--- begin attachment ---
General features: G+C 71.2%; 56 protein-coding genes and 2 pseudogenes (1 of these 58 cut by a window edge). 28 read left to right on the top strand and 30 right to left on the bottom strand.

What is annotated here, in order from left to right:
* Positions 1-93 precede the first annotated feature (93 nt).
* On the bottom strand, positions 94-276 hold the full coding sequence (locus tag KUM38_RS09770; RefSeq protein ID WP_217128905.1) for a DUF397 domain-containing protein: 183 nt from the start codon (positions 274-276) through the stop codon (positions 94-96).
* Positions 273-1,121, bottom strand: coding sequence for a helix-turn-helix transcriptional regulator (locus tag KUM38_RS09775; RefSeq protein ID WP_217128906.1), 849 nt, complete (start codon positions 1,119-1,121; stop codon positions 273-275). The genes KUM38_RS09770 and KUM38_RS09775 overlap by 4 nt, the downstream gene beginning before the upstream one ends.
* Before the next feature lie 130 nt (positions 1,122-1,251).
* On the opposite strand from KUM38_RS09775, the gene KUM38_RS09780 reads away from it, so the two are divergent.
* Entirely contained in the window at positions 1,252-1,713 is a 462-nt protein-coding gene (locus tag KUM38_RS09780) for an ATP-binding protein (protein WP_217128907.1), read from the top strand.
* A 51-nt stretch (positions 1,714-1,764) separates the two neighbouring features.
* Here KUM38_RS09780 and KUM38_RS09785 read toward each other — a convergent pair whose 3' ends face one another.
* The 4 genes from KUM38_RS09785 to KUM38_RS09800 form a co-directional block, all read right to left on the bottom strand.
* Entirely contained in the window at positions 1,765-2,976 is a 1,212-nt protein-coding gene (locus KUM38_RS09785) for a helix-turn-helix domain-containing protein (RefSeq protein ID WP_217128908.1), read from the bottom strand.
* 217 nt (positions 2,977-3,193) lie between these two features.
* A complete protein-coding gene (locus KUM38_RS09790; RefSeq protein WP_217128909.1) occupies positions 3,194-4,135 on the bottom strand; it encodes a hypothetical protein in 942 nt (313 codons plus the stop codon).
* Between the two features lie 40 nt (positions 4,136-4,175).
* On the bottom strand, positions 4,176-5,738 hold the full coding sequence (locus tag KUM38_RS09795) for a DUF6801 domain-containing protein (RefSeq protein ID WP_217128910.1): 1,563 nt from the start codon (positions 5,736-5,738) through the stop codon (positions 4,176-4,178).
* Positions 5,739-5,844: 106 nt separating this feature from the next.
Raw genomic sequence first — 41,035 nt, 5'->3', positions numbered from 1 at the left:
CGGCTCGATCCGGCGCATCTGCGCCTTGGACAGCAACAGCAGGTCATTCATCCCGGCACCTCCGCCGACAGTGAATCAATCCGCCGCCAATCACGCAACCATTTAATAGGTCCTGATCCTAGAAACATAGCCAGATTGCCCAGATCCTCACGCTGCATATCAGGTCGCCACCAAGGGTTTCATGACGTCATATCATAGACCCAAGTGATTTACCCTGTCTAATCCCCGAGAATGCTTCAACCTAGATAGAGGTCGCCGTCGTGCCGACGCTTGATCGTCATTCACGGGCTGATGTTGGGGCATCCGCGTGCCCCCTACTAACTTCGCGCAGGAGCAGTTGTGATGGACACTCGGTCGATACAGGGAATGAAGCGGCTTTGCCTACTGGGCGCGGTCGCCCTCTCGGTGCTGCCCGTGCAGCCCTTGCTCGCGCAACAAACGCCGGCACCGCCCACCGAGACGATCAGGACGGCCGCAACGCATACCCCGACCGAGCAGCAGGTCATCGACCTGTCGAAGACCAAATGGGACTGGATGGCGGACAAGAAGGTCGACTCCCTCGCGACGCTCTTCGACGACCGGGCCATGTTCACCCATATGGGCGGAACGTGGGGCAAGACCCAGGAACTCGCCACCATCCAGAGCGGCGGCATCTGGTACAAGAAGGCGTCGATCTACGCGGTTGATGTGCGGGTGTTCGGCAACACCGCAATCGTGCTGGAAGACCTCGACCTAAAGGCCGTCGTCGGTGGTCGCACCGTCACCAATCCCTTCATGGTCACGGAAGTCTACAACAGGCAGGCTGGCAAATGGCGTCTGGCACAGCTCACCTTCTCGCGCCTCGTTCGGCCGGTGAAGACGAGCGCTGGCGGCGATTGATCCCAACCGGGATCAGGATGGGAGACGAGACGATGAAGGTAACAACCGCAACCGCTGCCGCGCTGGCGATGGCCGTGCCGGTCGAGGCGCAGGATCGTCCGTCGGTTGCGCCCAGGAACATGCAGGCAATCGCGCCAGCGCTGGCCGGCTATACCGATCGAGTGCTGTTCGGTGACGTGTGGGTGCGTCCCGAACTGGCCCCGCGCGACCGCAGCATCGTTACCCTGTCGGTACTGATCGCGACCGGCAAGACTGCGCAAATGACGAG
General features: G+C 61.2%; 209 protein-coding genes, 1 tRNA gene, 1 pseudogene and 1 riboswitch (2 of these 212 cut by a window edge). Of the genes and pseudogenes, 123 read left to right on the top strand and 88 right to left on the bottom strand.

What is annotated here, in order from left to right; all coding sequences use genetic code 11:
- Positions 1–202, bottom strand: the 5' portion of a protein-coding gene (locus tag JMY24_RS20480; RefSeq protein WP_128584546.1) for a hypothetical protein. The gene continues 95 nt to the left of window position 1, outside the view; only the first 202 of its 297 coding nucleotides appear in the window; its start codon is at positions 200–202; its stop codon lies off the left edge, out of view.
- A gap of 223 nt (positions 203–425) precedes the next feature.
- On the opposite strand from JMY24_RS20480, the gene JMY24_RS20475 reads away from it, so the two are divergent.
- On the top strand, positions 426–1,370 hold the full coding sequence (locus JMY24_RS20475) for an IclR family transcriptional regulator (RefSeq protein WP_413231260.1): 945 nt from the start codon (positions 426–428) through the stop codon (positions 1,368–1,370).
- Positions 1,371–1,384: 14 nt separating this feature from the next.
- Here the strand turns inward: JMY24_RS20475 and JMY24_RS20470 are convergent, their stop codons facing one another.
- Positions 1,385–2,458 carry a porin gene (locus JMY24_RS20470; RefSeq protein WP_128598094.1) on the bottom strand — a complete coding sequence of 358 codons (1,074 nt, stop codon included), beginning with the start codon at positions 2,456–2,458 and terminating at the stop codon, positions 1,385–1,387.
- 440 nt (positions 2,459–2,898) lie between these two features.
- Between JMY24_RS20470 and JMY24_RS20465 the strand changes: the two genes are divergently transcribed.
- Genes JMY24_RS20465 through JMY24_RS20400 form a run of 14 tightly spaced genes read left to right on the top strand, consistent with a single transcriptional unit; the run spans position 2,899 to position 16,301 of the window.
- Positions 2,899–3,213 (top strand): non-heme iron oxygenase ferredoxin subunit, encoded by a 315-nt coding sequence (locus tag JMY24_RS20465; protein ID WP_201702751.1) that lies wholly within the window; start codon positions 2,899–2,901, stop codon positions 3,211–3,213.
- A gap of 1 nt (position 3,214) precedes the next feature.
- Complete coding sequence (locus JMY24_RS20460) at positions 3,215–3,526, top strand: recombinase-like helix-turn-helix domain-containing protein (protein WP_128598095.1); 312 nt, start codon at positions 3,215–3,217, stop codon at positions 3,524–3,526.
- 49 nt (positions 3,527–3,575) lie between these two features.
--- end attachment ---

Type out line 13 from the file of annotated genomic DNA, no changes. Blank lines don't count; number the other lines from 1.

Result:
* 217 nt (positions 2,977-3,193) lie between these two features.